The dollar was on tenterhooks Friday before a meeting of US and Chinese leaders to discuss contention trade issues that might provide a catalyst for the near term direction of riskier assets such as stocks and safe havens including the greenback and the yen.
The US currency has been shaken up this week on growing expectations that the Federal Reserve would slow down its rate hikes, a view given credence in comments on Wednesday by Chairman Jerome Powell.
Yet, the dollar has managed to staunch any large scale sell-offs, in part helped by a strong US economy as well as a safety bid driven by Sino-US trade tensions and receding growth momentum overseas.
It held steady in early Asian trade, with an index measuring its value versus six peers up marginally at 96.77.
The focus is now on a planned meeting between US President Donald Trump and his Chinese counterpart Xi Jinping at the G20 summit in Buenos Aires between November 30-December 1.
With contentious trade and other topics expected to be taken up for discussions, markets remain nervous as Trump sent mixed signals on Thursday about the prospects for a trade deal with Beijing.
“If we see a truce, the Aussie and kiwi dollar will perform exceptionally well. We see a lot of upside in crosses such as Aussie/yen which would benefit from a risk on move,” said Nick Twidale, chief operation officer, Rakuten Securities.
“If tariffs on Chinese imports stay at 10 per cent, the dollar is likely to weaken in a risk-on move,” he said.
Trump has said he plans to significantly hike the existing 10 per cent tariffs on Chinese imports by January next year, which would sharply escalate the trade war between the economic heavyweights.
China’s economy is already under pressure, with a survey earlier on Friday showing its vast manufacturing sector growth stalled for the first time in over two years in November as new orders shrank.
Dollar investors were also carefully watching for any changes in US monetary policy.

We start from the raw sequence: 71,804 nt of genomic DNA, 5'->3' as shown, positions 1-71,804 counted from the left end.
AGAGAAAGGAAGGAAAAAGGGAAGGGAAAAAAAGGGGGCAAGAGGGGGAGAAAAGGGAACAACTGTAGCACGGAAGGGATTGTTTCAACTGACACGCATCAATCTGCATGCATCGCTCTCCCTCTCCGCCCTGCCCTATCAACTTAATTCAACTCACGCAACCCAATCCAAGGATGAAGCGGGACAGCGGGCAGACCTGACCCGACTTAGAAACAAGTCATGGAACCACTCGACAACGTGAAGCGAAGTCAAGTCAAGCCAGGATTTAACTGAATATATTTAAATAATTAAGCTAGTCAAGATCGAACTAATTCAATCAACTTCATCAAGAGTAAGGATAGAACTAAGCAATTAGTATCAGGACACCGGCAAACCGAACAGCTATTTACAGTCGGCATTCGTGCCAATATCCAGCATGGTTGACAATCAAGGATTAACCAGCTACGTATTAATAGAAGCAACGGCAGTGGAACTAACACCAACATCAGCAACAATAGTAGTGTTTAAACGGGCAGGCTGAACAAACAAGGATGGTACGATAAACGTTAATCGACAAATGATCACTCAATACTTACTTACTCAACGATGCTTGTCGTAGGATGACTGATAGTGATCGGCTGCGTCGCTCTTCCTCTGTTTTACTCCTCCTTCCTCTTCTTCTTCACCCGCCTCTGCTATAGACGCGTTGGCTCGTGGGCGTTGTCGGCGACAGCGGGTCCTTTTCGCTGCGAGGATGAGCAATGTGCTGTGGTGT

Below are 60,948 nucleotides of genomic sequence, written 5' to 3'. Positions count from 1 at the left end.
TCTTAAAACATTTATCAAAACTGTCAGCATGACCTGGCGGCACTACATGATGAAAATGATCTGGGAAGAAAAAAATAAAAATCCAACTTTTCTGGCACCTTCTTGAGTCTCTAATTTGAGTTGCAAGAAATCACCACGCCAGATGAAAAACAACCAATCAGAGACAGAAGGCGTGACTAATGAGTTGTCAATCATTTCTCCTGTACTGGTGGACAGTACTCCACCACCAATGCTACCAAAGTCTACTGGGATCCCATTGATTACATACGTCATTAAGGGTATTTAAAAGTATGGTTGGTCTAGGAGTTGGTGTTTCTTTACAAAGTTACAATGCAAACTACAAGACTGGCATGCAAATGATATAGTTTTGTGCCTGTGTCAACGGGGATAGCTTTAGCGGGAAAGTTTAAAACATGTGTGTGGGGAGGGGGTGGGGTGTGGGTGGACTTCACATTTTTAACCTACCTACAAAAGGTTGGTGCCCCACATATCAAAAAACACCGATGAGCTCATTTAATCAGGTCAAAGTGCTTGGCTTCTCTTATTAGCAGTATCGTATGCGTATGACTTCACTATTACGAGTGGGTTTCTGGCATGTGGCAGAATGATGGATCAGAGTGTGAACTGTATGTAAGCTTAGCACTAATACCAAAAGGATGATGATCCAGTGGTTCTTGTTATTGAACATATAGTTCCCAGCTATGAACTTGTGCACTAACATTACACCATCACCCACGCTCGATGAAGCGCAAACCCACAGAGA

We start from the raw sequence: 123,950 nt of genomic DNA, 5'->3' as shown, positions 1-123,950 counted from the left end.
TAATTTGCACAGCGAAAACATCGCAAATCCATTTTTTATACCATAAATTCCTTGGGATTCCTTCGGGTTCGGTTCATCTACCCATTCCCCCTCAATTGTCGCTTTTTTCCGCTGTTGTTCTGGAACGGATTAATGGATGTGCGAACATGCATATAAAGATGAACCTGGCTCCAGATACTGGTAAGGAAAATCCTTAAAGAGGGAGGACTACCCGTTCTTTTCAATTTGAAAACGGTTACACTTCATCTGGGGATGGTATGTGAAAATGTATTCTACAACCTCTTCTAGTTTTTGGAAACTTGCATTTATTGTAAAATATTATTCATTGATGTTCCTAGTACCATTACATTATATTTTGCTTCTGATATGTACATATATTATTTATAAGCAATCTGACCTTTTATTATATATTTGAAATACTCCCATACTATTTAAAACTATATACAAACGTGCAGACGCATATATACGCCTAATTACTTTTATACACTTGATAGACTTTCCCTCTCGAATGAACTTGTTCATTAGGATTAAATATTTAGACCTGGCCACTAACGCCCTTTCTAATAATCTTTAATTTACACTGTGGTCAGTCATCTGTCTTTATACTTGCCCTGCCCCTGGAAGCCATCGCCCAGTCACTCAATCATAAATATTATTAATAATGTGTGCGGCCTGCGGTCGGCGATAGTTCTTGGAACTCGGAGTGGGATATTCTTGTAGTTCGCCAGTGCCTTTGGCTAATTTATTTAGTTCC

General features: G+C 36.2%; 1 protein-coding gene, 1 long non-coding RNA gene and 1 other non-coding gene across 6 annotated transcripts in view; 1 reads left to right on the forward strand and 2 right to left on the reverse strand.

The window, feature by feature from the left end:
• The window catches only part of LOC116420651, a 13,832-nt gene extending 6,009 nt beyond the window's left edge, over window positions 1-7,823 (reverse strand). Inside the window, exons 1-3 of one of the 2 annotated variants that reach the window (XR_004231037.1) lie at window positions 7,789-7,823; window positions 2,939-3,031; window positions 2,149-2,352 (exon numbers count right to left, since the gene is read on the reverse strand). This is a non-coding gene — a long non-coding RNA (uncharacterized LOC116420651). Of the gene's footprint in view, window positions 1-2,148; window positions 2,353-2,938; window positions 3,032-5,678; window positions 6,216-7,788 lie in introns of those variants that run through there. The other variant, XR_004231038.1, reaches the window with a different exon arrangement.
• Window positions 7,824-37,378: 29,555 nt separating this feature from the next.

Overnight, minutes from the Fed’s November 7-8 meeting indicated that another interest rate hike is warranted. But Fed officials also kept the debate open on when the US central bank might pause its monetary tightening and how it would relay those plans to the public.
The Fed is widely expected to raise interest rates by 25 basis points in December, which would be the fourth hike for the year.
For 2019, the market is now pricing only one rate hike, according to the CME Group’s FedWatch Tool, below Fed’s projection of three increases during the year.
On Wednesday, Powell said the Fed’s policy rate is now “just below” estimates of a neutral rate, which investors interpreted as a signal the Fed’s three-year tightening cycle is drawing to a close.
“The Fed has basically acknowledged that if things go really sour, they are prepared to pause on their monetary tightening path,” Twidale said.
The yen was quoted at 113.41, up a touch versus the dollar. Analysts expect the dollar/yen to remain in an uptrend due to the diverging monetary policies of the Fed and the Bank of Japan.
The euro was steady at $1.1390, having risen in the last two sessions as the dollar wobbled on Powell’s comments.
Elsewhere, sterling traded at $1.2779, losing 0.1 per cent versus the greenback. Traders remain bearish on the pound betting that British Prime Minister Theresa May will fail to win approval for her Brexit deal in a fractious parliament.
The Australian dollar lost 0.08 per cent to $0.7315 on the weak Chinese PMI data.